In fact, the trend right now is for even heavier weapons to be issued – the British used L7s as squad-level weapons in Afghanistan, while many German units preferred the old 7.62mm MG3 to the lighter, more compact MG4. US infantry, both Army and USMC, like the reliability and firepower of the M240. The USMC is definitely swimming against the stream with its decision to phase out squad-level guns in favor of an enhanced carbine. In some ways the M27 looks like a rebirth of the Browning Automatic Rifle – a superb weapon, but one developed for a task that didn’t really exist. What happened to the BAR? It faded away to be replaced by belt-fed guns. It will be interesting to see if the M27 suffers the same fate as the L86, taking on a marksman’s role while the M249s return to give fire support.

Disclaimer: The content in this article is the opinion of the writer and does not necessarily reflect the policies or opinions of US Patriot Tactical.

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6 thoughts on “Power or Accuracy? The USMC’s M27

  1. As an Marine veteran (Iraq and Afghanistan) and 0331 – Machine Gunner, I feel that massive firepower is needed within the squad and fire team level. I agree completely with your statement comparing the M27 to that of the BAR. Sometimes you just need fire superiority and belt feds deliver that. The M27 sounds like a fantastic weapon, especially as a piston driven over open bolt operation. If they used SureFire’s hi-cap mags or any other reliable 100+ round drum mag I would be behind this. Two riflemen cannot replace a machine gunner and sometimes more is, well, more.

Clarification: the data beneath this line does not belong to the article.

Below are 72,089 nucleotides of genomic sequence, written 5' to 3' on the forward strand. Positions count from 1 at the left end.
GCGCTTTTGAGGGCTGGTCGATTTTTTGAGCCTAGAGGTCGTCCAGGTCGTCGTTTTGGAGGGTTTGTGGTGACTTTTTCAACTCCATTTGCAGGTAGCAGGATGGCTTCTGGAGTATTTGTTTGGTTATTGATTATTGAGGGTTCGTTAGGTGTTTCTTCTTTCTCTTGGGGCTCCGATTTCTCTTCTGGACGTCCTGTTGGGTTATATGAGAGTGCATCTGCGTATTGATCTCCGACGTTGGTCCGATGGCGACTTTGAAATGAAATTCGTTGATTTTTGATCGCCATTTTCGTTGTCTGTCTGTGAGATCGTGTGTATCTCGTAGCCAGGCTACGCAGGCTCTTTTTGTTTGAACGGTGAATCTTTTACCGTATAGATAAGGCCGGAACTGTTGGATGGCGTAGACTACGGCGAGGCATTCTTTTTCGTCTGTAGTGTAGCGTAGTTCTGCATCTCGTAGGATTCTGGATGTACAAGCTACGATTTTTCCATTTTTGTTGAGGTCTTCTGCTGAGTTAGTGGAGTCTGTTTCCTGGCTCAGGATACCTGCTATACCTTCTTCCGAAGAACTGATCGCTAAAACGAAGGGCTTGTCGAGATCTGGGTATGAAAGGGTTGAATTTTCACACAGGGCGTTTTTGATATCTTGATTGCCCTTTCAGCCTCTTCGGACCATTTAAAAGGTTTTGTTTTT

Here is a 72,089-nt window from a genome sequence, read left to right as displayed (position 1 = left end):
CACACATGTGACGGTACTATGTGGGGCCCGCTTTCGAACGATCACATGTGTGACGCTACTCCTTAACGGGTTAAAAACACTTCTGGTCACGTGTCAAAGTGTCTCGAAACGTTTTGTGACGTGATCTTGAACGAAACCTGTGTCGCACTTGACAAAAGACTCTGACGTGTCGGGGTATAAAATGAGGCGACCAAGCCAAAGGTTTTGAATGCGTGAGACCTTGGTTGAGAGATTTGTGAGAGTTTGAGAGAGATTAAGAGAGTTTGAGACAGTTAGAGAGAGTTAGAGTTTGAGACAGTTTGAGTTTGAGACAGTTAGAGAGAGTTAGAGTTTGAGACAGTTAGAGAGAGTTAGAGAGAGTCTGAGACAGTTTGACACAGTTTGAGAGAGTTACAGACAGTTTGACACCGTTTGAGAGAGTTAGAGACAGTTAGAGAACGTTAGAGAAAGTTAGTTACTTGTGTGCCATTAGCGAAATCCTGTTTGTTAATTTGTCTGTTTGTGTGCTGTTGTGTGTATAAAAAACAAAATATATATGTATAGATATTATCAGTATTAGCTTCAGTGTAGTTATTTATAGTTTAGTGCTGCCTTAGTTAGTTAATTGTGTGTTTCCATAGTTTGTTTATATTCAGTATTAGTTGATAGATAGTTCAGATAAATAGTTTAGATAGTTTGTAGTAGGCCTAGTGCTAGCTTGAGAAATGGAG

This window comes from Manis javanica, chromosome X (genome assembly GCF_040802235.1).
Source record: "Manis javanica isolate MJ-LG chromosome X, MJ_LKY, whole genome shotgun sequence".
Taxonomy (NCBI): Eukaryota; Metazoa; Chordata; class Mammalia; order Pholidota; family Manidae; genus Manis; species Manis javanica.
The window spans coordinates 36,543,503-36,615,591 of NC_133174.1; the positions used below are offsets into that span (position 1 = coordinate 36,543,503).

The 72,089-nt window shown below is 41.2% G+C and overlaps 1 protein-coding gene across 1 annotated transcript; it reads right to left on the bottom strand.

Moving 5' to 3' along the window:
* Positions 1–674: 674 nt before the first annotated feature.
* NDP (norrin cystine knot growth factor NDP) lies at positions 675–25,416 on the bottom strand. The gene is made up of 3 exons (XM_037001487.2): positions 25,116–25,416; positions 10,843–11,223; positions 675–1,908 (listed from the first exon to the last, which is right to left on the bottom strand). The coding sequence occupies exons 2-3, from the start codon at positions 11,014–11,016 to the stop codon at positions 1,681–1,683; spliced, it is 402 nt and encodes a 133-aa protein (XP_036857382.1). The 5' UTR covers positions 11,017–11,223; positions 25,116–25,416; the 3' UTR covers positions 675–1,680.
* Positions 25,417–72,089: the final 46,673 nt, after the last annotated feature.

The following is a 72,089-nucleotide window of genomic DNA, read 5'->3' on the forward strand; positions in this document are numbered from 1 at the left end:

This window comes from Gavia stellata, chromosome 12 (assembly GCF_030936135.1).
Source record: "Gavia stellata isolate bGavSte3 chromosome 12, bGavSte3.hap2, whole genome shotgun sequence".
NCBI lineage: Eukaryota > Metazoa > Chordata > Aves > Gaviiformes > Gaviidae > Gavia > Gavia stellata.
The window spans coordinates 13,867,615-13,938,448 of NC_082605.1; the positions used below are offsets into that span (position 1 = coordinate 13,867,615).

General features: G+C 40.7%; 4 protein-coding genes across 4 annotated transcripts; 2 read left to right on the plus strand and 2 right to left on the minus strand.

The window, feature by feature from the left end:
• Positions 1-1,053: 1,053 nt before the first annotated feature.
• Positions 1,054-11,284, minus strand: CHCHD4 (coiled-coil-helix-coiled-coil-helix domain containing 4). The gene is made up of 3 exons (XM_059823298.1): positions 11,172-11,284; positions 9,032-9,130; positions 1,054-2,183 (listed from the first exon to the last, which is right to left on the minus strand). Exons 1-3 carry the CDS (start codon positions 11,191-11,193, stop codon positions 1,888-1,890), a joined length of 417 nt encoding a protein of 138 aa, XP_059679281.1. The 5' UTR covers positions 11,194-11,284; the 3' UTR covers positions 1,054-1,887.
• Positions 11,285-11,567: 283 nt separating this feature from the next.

Great article, Paul. Keep it up.

    Semper Fi

  2. Apart from the mentioned L86A-1 LSW and M1918 BAR, the other analogues to the M27 IAR would be the British WW2 era Bren and the Cold War era Russian RPK and RPK-74. The MG36 could also be seen as a rival to the MG4, but both are made by H&K.

    The Bren and BAR were magazine fed LMGs not based on any rifle, but the RPK and RPK-74 are based on the (Kalashnikov) AKM and AK-74 respectively.

  3. In the ADF, we had 2 minimi per section (8 men, 2 bricks). The 200rd link bags being rather floppy, cumbersome and less reliable. There were many variations to theme depending on terrain but my favourit was 125rds carefully packed into the 100rd bag then the rest of the link rolled up into 50rd portions each portion interlocked tip to tip. This way 400rds could fit a pouch meant for a single US 200rd plastic mag.